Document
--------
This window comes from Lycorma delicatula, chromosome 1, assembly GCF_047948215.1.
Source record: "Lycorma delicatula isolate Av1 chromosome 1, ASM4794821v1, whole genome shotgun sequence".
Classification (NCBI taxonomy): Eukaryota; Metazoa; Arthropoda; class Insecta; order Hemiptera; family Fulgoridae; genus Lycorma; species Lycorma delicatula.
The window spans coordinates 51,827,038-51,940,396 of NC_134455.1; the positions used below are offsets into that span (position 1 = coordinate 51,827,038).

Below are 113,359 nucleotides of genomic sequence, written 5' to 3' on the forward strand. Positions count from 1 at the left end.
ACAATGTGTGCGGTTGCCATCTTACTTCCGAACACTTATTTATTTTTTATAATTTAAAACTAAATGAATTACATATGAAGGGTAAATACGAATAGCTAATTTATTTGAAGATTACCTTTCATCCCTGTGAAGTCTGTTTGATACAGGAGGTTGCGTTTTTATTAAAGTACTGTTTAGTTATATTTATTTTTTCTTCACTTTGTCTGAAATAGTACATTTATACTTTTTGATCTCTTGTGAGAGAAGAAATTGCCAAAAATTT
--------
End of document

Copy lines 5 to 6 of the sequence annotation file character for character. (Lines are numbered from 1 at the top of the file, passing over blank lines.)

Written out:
Below are 113,359 nucleotides of genomic sequence, written 5' to 3' on the forward strand. Positions count from 1 at the left end.
ACAATGTGTGCGGTTGCCATCTTACTTCCGAACACTTATTTATTTTTTATAATTTAAAACTAAATGAATTACATATGAAGGGTAAATACGAATAGCTAATTTATTTGAAGATTACCTTTCATCCCTGTGAAGTCTGTTTGATACAGGAGGTTGCGTTTTTATTAAAGTACTGTTTAGTTATATTTATTTTTTCTTCACTTTGTCTGAAATAGTACATTTATACTTTTTGATCTCTTGTGAGAGAAGAAATTGCCAAAAATTT